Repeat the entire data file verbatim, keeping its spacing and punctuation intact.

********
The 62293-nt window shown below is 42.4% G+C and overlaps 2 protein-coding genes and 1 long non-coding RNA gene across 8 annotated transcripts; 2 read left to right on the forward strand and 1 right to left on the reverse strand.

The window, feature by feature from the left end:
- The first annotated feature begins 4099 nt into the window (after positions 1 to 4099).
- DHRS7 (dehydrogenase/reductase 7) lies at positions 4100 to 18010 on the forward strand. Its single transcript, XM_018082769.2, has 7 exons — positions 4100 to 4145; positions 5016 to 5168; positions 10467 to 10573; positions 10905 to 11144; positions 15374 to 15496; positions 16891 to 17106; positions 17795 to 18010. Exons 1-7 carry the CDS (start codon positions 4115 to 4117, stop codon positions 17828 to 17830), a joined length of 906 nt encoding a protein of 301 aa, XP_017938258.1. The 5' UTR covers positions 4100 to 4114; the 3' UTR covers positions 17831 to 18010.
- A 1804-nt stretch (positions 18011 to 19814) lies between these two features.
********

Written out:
The 62293-nt window shown below is 42.4% G+C and overlaps 2 protein-coding genes and 1 long non-coding RNA gene across 8 annotated transcripts; 2 read left to right on the forward strand and 1 right to left on the reverse strand.

The window, feature by feature from the left end:
- The first annotated feature begins 4099 nt into the window (after positions 1 to 4099).
- DHRS7 (dehydrogenase/reductase 7) lies at positions 4100 to 18010 on the forward strand. Its single transcript, XM_018082769.2, has 7 exons — positions 4100 to 4145; positions 5016 to 5168; positions 10467 to 10573; positions 10905 to 11144; positions 15374 to 15496; positions 16891 to 17106; positions 17795 to 18010. Exons 1-7 carry the CDS (start codon positions 4115 to 4117, stop codon positions 17828 to 17830), a joined length of 906 nt encoding a protein of 301 aa, XP_017938258.1. The 5' UTR covers positions 4100 to 4114; the 3' UTR covers positions 17831 to 18010.
- A 1804-nt stretch (positions 18011 to 19814) lies between these two features.